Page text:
By Dr. Selwyn R. Cudjoe
July 07, 2016
For all intents and purposes, GB (Great Britain) has not only lost its political and economic standing within the EU (European Union), it has also lost its linguistic clout. English, French and German are the three working languages of the EU. Documents are published in these three languages, but its business is conducted primarily in English. Now, the EU has demanded that Great Britain take its language and leave. It’s almost like asking Great Britain to take the great out of its name.
In the eighteenth and nineteenth centuries when the French language ruled the world, Trinidad was part of that mix. In the 19th century 75 percent of Trinidadians spoke French and a nice patois. Our newspapers were published in French and English simultaneously and even some of our early calypsos were rendered in patois.
In that period our leading scholars were versed in French and Latin and were acquainted with the classics. When J. J. Thomas published his Theory and Practices of Creole Grammar (1869), it was meant to assist court proceedings and other institutions in which the official business was carried on in English although ordinary people spoke Creole. Thomas claimed that Creole was a combination of French and African languages.
During that period we, in Trinidad, by virtue of our immersion in what was the most important language in the Western world, were in the forefront of intellectual thought and ideas. This helps to explain the international reach of thinkers such as Thomas, L. B. Tronchin-the foremost intellectual of the time, and Michel Maxwell Philip, author of Emmanuel Appadocca (1854), perhaps the first novel in the British West Indies.
The rise of the English language in the twentieth century (“the sun never sets on the British Empire”) and the dominant presence of the United States globally led to a guerilla takeover by the English language. By the end of the century English became the dominant language in the Western world. Anyone who wishes to participate in international trade and/or science must be acquainted with it. Within the EU, English gradually established itself “as the main medium of communication between Eurocrats who do not share a common language” (Financial Times, June 28.)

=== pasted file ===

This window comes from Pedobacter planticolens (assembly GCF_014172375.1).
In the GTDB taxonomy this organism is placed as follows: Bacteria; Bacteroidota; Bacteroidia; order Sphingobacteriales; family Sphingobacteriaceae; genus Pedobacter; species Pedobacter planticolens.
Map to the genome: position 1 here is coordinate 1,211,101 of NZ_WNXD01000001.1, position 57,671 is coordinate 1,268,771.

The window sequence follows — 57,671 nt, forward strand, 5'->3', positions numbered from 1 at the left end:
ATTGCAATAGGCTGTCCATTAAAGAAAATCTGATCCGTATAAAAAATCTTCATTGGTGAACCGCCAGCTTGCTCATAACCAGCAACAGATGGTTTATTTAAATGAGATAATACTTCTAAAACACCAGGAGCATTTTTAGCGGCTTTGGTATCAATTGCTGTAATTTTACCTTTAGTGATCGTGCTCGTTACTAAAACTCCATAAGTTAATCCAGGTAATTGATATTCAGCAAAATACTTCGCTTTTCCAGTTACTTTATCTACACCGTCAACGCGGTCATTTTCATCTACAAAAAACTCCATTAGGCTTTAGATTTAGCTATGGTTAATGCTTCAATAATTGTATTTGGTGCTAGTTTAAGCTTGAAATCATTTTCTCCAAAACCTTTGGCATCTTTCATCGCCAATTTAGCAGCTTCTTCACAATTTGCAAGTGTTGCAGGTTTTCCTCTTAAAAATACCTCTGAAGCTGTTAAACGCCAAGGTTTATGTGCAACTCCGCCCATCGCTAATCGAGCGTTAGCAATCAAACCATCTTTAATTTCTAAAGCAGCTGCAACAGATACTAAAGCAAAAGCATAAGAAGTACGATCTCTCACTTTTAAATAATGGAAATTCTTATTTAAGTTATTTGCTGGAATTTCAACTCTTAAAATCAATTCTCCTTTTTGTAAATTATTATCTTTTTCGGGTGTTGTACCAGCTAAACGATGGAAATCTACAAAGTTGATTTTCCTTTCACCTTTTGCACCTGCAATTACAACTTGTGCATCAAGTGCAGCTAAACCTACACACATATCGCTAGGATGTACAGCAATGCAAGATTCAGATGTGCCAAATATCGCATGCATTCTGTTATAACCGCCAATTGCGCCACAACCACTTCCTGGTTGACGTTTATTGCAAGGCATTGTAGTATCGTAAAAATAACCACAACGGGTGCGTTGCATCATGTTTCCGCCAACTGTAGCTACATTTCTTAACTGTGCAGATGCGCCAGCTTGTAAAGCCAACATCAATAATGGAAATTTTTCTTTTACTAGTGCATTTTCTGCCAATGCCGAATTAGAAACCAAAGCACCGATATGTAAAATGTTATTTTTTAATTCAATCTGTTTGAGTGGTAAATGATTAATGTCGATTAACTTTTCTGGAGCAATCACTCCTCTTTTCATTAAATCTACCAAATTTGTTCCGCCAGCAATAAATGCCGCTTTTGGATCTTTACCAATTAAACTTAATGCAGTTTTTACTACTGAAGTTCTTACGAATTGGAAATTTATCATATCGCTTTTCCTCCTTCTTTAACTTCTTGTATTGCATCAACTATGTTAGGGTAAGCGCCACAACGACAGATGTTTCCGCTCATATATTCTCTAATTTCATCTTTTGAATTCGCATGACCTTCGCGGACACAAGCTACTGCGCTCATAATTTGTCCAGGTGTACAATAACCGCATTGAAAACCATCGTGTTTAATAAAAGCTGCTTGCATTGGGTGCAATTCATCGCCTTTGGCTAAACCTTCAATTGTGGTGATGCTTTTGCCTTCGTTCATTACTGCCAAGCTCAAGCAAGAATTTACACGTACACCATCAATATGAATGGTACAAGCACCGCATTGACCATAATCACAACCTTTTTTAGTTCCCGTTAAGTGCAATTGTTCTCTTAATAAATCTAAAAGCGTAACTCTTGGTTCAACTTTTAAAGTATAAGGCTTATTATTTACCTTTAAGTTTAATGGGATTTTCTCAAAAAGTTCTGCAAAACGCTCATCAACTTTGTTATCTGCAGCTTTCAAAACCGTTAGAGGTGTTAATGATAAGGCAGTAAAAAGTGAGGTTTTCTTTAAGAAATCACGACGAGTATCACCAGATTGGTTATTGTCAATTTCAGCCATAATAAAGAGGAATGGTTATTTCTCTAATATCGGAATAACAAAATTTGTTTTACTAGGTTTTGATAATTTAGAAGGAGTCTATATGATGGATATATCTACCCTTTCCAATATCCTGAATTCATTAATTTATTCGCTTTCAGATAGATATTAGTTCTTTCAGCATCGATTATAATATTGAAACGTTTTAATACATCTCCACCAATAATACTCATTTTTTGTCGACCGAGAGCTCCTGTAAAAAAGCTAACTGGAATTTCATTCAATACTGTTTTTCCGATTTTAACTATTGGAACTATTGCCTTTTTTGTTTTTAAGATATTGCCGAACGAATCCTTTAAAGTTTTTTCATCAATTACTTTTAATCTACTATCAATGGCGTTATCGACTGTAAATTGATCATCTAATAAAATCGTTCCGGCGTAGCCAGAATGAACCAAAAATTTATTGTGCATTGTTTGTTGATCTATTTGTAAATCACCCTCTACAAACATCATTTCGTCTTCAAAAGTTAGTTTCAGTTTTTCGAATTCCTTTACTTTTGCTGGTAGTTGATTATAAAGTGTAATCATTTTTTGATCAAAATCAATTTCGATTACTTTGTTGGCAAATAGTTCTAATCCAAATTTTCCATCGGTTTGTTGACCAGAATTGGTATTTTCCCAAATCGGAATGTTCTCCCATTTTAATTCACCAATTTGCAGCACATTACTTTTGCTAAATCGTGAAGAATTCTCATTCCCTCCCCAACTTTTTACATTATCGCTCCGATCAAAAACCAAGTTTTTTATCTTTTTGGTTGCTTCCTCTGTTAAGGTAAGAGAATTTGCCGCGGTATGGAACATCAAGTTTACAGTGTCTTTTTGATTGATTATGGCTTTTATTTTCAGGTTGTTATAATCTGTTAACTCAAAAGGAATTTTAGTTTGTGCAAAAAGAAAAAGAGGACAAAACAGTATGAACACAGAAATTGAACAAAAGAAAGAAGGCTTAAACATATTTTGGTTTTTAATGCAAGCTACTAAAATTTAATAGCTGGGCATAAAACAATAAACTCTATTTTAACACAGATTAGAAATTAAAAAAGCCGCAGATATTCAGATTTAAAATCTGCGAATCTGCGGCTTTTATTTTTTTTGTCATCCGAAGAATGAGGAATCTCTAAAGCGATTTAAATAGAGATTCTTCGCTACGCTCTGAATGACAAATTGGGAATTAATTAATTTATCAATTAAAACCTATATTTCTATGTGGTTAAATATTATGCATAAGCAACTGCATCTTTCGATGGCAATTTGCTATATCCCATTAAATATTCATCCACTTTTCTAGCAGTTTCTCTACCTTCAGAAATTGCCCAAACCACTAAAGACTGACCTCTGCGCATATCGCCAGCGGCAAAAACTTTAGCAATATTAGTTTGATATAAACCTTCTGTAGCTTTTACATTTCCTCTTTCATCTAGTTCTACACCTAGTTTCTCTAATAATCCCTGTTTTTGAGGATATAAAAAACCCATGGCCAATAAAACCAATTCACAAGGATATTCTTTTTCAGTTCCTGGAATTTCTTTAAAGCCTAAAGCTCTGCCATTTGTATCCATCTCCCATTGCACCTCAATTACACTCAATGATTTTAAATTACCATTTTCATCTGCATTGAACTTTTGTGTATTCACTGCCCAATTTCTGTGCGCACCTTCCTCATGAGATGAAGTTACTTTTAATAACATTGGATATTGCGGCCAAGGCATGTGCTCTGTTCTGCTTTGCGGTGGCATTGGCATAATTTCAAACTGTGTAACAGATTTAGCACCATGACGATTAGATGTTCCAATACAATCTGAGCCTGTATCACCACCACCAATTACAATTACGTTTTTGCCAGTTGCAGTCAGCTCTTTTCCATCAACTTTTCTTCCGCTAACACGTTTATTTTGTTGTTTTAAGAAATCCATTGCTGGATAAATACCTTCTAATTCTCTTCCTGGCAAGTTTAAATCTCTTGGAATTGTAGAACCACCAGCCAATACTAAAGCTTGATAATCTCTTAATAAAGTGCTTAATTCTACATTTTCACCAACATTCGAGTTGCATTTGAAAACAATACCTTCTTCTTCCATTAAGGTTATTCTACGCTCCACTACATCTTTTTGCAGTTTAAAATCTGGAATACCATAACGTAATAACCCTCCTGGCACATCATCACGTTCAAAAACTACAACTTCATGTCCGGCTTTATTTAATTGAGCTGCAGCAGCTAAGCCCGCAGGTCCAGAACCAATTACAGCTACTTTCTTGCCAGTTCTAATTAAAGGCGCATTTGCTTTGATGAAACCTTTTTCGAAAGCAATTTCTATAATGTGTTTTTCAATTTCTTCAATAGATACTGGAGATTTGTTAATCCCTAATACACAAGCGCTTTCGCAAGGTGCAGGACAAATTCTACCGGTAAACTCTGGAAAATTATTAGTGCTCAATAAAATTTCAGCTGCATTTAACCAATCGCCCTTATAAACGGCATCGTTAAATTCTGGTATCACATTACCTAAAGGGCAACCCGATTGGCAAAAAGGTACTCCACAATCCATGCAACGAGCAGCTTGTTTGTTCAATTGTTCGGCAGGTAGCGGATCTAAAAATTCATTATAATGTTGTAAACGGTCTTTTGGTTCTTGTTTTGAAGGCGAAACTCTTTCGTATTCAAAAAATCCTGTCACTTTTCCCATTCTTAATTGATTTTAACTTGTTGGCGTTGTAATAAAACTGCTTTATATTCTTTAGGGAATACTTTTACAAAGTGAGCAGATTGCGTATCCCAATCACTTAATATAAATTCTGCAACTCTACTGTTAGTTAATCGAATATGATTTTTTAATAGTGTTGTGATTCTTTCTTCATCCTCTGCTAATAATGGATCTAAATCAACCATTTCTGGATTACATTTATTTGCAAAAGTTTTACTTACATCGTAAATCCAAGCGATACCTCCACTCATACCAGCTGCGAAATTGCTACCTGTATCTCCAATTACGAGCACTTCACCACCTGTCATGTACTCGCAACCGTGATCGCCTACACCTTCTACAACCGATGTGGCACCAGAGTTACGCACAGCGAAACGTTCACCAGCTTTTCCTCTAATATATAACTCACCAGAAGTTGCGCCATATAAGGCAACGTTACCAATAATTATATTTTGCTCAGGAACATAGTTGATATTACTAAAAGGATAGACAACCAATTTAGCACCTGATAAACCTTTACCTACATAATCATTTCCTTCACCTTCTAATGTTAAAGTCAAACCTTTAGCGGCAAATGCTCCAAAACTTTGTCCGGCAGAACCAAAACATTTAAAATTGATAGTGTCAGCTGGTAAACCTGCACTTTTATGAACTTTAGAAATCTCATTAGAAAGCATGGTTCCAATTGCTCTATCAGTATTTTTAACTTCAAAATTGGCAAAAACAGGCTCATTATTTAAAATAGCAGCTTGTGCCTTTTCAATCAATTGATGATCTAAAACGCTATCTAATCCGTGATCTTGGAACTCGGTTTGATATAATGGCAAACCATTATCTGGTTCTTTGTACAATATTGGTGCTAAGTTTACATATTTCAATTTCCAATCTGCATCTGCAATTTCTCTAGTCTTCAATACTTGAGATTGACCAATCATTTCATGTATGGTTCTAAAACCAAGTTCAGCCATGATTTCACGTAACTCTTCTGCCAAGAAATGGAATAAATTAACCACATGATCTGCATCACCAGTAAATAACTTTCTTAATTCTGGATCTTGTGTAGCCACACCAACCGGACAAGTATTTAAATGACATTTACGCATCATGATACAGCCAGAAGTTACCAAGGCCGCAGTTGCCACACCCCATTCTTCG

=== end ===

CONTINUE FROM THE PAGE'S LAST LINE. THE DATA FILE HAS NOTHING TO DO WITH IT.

Here’s the paradox. When Britain leaves the Union, English would still remain the most widely used language in the EU even though France is kicking hell against the idea. Only two EU member states, Ireland and Malta, with a combined population of 5 million out of a total EU population of 500 million people, are English-speaking states. Jean-Luc Mélenchon, a French presidential candidate, has declared that “the English language has no legitimacy in Brussels,” the headquarters of the EU.
But we in Trinidad have had a long association with French. On August 1, 1849, during an Emancipation dinner, John O’Brien boasted of our French connection. He noted that Alexandre Dumas, “a descendant of a son of still degraded Africa…prides himself upon it [his blackness] and lest he should be mistaken, he nobly and exultingly points to his curly hair” (The Trinidadian, August 8, 1849).
Such pride in race was reinforced by the fact that Alex Dumas, Alexandre’s father, was “the most imposing as well as possibly the most respected” of Napoleon’s officers when Napoleon invaded Egypt (Tom Reis, The Black Count). What many did not know was that Alex, the son of Marquis de la Pailleterie and his black slave Ceselle, was born in Haiti.
The French have always taken pride that its writers and thinkers best reflect the French mindset. Sudhir Hazareesingh, an Oxford scholar, has argued that “Alexandre Dumas’ novels gave the French people more of an impression of their royalist past than all the historians of the age” (How to Think in French). They have always been proud of their reflective thinking as opposed to the British, a practical community, “solid and not given to chasing bubbles.”
One is not too sure how solid and practical the Brits’ decision to leave the Union was. However, one thing is sure. The rest of the community, particularly the French, are happy they have taken back their language and restored it to its rightful linguistic glory: a language that expresses “a confident optimism, underpinned by a belief in France’s cultural superiority.”
It may have been a long hiatus but soon the French language, “the instrument of universal reason” will prevail against the melancholic characteristic of the English language. As for we in Trinidad and Tobago, now that the French language may return to its former glory, one hopes that intellectual sophistication and joie de vivre (cheerful enjoyment of life) returns to our happy isles once more. Go on France, T&T is behind you.